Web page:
diciembre 2018
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Pronouns vs. determiners



‘THIS’ – ‘THAT’  ↓  ‘THESE’ – ‘THOSE’


There’s a lot of English in this chart, with all these reference words.

I my mine me myself
you your yours you yourself
he his his him himself
she her hers her herself
it its its it itself
we our ours us ourselves
you your yours you yourselves
they their theirs them themselves

 Remember it’s not enough to recognize these words. It takes a lot of practice to use them naturally in conversation.

Here’s what you can do. Take a different person each time, and write five statements following the example:

I’ve got a house This is my house It is mine
It belongs to me I like it myself.


You’ve got a house This is … It is…
It belongs to… You like it …


He’s This is … It is…
It belongs to… He likes it …


She’s This … It…
It… She …









poss_pronouns•→[quiz 01]  ⇔ [quiz 02] ⇔ [quiz 03]←

∇  Personal Pronouns  ↓  [⇒quiz⇐]


     ⇔  Reciprocal Pronouns ⇐



       ⇔  Reflexive Pronouns  ↓

•→Types of pronouns


REFERENCE (definition): The relationship between a grammatical unit that refers to (or stands in for) another grammatical unit, usually a pronoun and a noun.

When we are writing or giving a spoken presentation, we may prefer using lexical reference words instead of pronouns; this often makes our discourse easier to follow, and it’s a good way to avoid misunderstandings resulting from ambiguous / remote / vague reference . . .

– Ambiguous reference occurs when a pronoun can refer to more than one antecedent.

– Remote reference occurs when a pronoun is so far away from its antecedent that the relationship is unclear.

– Vague reference  occurs when a pronoun refers to a word that is only implied, not stated.

    • Ambiguous pronoun reference  occurs when pronouns such as ‘he,’ ‘she,’ ‘it,’ ‘they,’ ‘this,’ and ‘that’ don’t refer clearly to one thing. Suppose a friend of yours made the claim that

      Teddie never argues with his father when he‘s drunk.

      As the claim is stated, you don’t know who is drunk. Is it Teddie or his father? Amphiboly exists because the word ‘he’ is ambiguous. The sentence is poorly worded, and it’s impossible to tell what it means.”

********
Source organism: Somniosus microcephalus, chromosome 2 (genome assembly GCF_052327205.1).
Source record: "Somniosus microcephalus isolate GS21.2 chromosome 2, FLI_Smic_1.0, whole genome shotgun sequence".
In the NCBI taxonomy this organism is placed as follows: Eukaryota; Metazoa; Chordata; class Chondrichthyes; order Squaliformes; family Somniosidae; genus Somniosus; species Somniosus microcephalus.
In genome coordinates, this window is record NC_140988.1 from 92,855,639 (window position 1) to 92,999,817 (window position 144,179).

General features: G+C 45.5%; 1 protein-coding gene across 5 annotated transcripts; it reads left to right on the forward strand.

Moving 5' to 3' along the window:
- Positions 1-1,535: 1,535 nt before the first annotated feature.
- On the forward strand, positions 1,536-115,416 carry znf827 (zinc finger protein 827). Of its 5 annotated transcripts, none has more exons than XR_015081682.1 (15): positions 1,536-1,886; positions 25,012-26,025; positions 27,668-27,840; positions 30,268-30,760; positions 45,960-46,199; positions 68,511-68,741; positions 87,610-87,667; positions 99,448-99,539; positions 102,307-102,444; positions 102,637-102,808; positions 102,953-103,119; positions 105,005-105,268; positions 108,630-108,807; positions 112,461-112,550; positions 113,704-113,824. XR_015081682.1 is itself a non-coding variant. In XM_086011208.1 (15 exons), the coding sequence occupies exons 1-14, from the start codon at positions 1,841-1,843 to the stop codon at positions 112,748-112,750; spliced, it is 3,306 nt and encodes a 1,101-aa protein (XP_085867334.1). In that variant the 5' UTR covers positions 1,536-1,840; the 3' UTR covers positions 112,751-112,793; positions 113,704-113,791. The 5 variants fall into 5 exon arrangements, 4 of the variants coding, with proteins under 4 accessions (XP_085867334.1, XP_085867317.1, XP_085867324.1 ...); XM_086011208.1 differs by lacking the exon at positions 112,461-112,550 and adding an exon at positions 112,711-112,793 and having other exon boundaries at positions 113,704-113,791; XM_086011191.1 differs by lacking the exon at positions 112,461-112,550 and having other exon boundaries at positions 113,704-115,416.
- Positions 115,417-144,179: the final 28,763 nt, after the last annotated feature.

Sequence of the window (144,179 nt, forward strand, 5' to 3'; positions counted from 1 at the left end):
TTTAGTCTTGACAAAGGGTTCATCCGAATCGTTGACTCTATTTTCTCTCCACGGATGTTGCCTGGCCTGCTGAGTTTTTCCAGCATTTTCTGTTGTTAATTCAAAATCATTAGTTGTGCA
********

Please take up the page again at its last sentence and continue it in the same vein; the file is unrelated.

(George W. Rainbolt and Sandra L. Dwyer, Critical Thinking: The Art of Argument. Wadsworth, 2012)

    • “He started the car, put the heater on defrost and waited for the windshield to clear, feeling Marguerite’s eyes on him. But when he finally turned to look at her, she was peering out the small patch of windshield that had defogged. ‘I think it‘s going to clear,’ she said.”Ambiguous pronoun reference, his mother piped up from the back, her first critical observation of the new day. Is she talking about the weather or the windshield?
      (Richard Russo, That Old Cape Magic. Knopf, 2009)
    • They as a Generic Pronoun
      “No singular 3rd person pronoun in English is universally accepted as appropriate for referring to a human when you don’t want to specify sex. . . . The pronoun most widely used in such cases is they, in a secondary sense that is interpreted semantically as singular.”
      (R. Huddleston and G.K. Pullum, A Student’s Introduction to English Grammar. Cambridge Univ. Press, 2006)
    • A person starts dying when they stop dreaming.
  • Back Reference and Forward Reference
    “In grammatical analysis, the term reference is often used to state a relationship of identity which exists between grammatical units, e.g. a pronoun ‘refers’ to a noun or noun phrase. When the reference is to an earlier part of the discourse, it may be called a ‘back-reference’ (or anaphora); correspondingly, reference to a later part of the discourse may be called ‘forward-reference’ (or cataphora).”
    (David Crystal, A Dictionary of Linguistics. Blackwell, 1997)
by , [About.com Guide]

∞  Coherence: Anaphora and reference ↓

→ http://www.phon.ucl.ac.uk/home/dick/tta/anaphora/anaphora.htm#lexical

→ http://www.uefap.com/listen/refer/refer.htm

⇓    Indefinite Pronouns    ⇓



◊  SOME (-one/-thing/-where) – ANY (-one/-thing/-where) – NO (-one/-thing/-where) ↓



•  More quizzes  . . .  →[01]← / →[02]← / →[03]← / →[04]← 


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